Workshop Talks: 1949 coal miners’ general strike today

April 30, 2015

From the May-June 2015 issue of News & Letters

by Htun Lin

It is becoming clearer to all, even to the rulers, that capitalism is not sustainable. All scientific data points to climate change, yet they continue to extract coal and petroleum at an unprecedented pace. We workers see from the inside that capitalism is coming apart.

We’ve seen the explosion at BP’s Deep Water Horizon. Scores of coal miners are trapped inside mines—from China to Turkey to Russia and Chile—as workers continue to die in the process of production for capital.


The 1949-50 Coal Miners’ General Strike is historically significant, not only because it highlights resistance to the early stage of automation, but because the miners’ self-activity signified what Raya Dunayevskaya called “The Emergence of a New Movement from Practice That Is Itself a Form of Theory” (“Miners inspired Marxist-Humanism,” March-April N&L 2015). In this new movement against automation, miners dared to ask, “What kind of labor should humans do?” They thereby contributed to the philosophic birth of Marxist-Humanism.

Dunayevskaya referred to this workers’ movement as “the dialectic of the 1949-50 Coal Miners’ General Strike.” With the founding of News and Letters Committees as organization and newspaper, and the writing of her first book, Marxism and Freedom, Dunayevskaya dug deeply where Marx had—into the dialectic: the active side of philosophy as a living, moving force from subjectivities below.

Dunayevskaya emphasized: “To me, the Miners’ General Strike seemed to touch, at one and the same time, a concept Marx had designated as alienated labor and the absolute opposite to it, which Marx had spelled out as the end of the division between mental and manual labor.”


“Indeed, the todayness of Marxism shone through brilliantly in the miners’ attitude to a passage I had read to them from Marx on the ‘automaton’: ‘The lightening of the labor, even, becomes a sort of torture since the machine does not free the laborer from work, but deprives the work of all interest.’” Dunayevskaya noted that, “Even the fact that the miners did not know that the above passage was from Marx created a translucence when they insisted that the man who wrote that must have been in their mine, it was so perfect a description of automation…”

Here I see the worlds of the coal miner, the dockworker, and the healthcare worker intersect. That translucence exists for dockworkers today, who have witnessed their ranks decimated by automation, which their labor leaders called progress. It also exists with us healthcare workers.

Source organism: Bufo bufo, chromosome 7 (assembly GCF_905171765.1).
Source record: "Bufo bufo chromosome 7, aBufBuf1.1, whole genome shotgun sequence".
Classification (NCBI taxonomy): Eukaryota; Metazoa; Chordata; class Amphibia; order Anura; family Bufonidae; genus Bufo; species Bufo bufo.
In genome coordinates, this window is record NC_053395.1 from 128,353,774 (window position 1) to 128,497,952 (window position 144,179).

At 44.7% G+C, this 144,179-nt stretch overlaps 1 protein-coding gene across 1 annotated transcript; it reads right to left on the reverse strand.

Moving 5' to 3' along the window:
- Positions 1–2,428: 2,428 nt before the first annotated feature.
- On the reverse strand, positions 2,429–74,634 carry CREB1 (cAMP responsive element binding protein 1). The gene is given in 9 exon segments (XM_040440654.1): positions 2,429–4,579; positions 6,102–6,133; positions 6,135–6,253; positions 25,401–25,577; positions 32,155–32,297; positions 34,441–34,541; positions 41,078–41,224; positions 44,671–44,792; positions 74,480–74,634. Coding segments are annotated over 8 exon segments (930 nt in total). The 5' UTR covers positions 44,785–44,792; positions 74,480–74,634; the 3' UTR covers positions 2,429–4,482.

Marx’s premonitions on the “automaton,” where the machine does not free the laborer but rather tortures her, “transforming and depriving the work of all interest,” is just as pertinent in today’s healthcare assembly line as it is in manufacture or mining.


In 1949 miners called the continuous miner a “man-killer.” In healthcare today, the din of alarms and bells from electronic equipment that caregivers are tethered to causes loss of interest and prevents the healthcare provider from keeping up with the machines.

“Man-killer” would also be what it does to both patients and workers. Management has brought in marketing consultants to “teach” us to provide more “compassionate” care, only because they know that inside the system there is none. We have seen them cook the books to hide real denial of care. Healthcare workers, seeing that kind of work-life as unsustainable, decided to walk off the job, to reject—in the same way miners in 1949 rejected—the “ man-killer.”

That healthcare workers went on strike in spite of the largest existing Labor-Management Partnership, and that dockworkers struck despite ILWU officials considering automation as progress, recalls the day in 1950 that miners continued their strike despite the order from UMW head John L. Lewis to return to work.

As Andy Phillips, who as a striking miner proposed rank-and-file caravans from other unions to support striking coal miners, put it: “To some, many of the things the miners did seemed spontaneous, as though the actions came out of nowhere. Just the opposite is true.  The spontaneity of the miners flowed from their own repeated collective thought and action that preceded their ‘spontaneous’ activity.”

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